“We may be seeing the future of Christianity’s encounter with the book”

There’s a long but intriguing essay here by Professor Alan Jacobs that explores how the rapidly changing technology — from cell phones to iPads and Kindles — may have a profound impact on Christianity in the developing world.  He draws some interesting parallels between the small screen (cell phones) and the big screen you find in megachurches (and, increasingly, in Catholic parishes, too):

Google has been working hard in recent years to maximize its presence in Africa, sensing an already-enormous and rapidly-growing market for Internet access. Google thinks of African cell phones primarily as business devices, but, especially in eastern and southern Africa, the people likely to have cell phones and to seek Internet access are disproportionately likely to be Christians as well. And of those, many will use their phones to get access to the text of Scripture.

Curiously, what these tiny screens do to the Bible is almost identical to what the big screens do: reduce it to chunks of one or two verses. It is true that the cell phone reader looks down, and looks down upon his own screen, as opposed to the upward-turning congregant sharing one big screen with many others, but the same decontextualizing effect is at work. Biblical scholars have long complained about the imposition of chapter and verse divisions upon texts that originally contained neither — the verse divisions weren’t generally settled on until the sixteenth century — but surely today’s largest and smallest screens have achieved the ironic apotheosis of this textual partitioning. And given the aforementioned shift of Christianity’s demographic center southward, in the cell phone and the projector we may be seeing the future of Christianity’s encounter with the book. As Christians from the global South and East become increasingly interested in re-evangelizing the West, these are the technologies likeliest to accompany and assist their endeavors. And they will bring a theology shaped by the screens on which they have encountered the Word of God — and in some cases by the controllers of those screens: those who determine what is seen, and what remains invisible.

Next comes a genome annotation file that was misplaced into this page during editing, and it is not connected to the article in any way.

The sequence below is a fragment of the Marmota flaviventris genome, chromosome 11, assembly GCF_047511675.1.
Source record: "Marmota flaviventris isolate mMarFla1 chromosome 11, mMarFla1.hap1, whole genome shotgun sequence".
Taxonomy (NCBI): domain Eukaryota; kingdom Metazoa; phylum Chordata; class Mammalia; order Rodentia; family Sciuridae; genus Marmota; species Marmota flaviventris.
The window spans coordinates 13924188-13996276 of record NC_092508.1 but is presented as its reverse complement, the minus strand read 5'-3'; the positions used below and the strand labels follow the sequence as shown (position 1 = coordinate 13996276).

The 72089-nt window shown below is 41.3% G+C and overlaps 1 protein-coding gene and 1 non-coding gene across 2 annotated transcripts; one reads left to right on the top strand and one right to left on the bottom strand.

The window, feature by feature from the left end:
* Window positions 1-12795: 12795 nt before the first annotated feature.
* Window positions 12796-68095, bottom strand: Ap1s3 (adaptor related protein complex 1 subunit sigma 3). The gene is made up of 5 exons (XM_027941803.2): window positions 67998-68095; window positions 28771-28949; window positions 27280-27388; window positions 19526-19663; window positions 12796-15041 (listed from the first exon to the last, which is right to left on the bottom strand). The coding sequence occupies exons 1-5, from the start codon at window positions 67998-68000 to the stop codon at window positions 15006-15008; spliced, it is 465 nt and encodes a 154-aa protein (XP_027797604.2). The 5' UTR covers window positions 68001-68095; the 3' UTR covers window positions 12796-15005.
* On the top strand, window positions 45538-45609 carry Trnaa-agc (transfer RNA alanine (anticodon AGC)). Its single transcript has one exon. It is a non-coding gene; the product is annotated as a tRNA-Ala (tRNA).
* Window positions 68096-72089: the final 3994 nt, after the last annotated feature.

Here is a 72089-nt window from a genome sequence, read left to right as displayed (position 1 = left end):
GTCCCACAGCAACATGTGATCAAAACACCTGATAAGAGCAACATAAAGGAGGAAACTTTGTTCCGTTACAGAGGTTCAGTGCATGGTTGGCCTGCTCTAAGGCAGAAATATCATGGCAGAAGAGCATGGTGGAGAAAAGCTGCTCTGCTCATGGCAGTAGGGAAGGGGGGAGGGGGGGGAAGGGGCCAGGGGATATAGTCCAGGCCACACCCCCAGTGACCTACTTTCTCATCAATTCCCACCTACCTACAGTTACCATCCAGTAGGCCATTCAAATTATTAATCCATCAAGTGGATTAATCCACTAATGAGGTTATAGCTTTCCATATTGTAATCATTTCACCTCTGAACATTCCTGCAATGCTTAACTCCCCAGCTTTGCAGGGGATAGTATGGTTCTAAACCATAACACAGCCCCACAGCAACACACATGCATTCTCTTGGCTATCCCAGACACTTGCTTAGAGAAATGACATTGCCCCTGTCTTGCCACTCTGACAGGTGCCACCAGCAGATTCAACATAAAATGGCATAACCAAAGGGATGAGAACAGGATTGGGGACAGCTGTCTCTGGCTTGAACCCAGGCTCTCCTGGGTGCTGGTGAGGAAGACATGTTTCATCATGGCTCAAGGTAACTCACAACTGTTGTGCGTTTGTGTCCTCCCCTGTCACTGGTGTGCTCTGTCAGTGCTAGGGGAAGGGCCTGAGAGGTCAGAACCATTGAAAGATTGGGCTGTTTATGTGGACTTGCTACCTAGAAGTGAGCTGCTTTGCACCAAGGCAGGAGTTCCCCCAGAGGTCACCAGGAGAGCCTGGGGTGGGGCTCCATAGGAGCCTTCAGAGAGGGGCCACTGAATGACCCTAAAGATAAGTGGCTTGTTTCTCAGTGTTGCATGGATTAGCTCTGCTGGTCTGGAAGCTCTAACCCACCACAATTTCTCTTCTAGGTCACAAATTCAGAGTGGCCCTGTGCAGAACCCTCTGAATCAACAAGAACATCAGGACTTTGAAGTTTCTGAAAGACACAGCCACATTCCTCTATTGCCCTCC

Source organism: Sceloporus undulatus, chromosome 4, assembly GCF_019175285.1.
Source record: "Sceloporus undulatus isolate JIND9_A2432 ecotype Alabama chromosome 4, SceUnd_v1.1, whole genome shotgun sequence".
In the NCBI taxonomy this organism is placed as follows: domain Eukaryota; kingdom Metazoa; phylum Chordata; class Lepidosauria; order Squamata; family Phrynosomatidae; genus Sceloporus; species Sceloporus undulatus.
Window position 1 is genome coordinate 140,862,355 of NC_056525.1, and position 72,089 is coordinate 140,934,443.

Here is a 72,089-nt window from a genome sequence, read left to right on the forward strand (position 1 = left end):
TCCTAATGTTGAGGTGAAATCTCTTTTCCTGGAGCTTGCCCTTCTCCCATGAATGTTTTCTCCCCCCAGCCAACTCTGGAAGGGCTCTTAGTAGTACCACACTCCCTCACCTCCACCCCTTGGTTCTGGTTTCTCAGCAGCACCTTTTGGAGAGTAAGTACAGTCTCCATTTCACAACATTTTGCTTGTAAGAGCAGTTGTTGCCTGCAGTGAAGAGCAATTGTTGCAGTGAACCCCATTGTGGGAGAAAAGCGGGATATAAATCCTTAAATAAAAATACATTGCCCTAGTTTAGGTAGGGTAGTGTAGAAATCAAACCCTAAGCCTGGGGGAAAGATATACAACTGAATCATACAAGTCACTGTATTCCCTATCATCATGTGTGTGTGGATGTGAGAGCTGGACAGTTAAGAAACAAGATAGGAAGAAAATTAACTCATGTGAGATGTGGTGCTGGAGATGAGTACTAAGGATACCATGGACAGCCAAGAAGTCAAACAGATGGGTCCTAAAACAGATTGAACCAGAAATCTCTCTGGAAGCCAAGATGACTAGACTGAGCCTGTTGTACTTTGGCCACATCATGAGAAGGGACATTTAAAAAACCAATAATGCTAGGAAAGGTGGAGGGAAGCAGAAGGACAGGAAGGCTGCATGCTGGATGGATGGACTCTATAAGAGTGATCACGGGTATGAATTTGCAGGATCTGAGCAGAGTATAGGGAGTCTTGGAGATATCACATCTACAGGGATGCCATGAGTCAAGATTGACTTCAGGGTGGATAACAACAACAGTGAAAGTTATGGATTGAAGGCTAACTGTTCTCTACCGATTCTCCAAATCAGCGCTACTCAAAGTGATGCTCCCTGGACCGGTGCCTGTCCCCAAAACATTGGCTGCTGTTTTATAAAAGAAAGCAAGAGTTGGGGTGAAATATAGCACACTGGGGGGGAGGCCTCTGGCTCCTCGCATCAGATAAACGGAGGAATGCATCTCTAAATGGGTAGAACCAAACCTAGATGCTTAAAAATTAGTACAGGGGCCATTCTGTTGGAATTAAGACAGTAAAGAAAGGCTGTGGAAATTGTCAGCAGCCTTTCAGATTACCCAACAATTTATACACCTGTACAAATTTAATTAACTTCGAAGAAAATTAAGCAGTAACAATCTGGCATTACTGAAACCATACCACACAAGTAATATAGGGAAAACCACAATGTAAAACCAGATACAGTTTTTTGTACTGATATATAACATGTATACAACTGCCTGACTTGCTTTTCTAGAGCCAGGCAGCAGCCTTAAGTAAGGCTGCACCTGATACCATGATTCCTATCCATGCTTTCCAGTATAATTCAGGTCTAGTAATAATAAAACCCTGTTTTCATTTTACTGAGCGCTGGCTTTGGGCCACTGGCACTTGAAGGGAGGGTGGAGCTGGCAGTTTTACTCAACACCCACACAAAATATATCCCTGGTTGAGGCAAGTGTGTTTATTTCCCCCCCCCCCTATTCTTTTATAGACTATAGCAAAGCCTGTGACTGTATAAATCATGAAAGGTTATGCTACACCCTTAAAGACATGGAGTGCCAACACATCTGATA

Read more. It’s fascinating stuff.

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15 responses to ““We may be seeing the future of Christianity’s encounter with the book””

  1. This is a phenomenon that reaches way past Sacred Scripture and into the heart of academia itself, into our libraries. Since the mid-1990’s most hospital and university libraries have discarded their old medical journals from the 1950’s, as well as the hardbound abstracts and abstracts indexes. When I was a graduate student, the online database, MedLine, only searched back as far as 1965.

    With 1965 being as far back as medline reached, the abstracts and indexes long gone, journals prior to the early 1950’s discarded without being scanned or photocopied, 1965 became year one of all knowledge for graduate students. The excuse given by several Ivy League schools was that they simply needed the space! Our universities are simply discarding the written record of science’s monumental discoveries. It’s happening across all the other disciplines as well.

    And we thought the burning of the Library at Alexandria was a big deal.

    What is happening in Africa makes sense on one level, as that continent’s termites have been a constant plague where libraries are concerned. In so many places it’s almost impossible to keep books.

    The answer to the problem is to move away from teaching so much of the Historical Critical method of exegesis in seminaries, which all too often uses a hermeneutic of doubt as its fountainhead, and to teach contextual criticism which forces the faithful to view a verse or passage against the entire contextual backdrop of the Bible and salvation history.

  2. Gerard: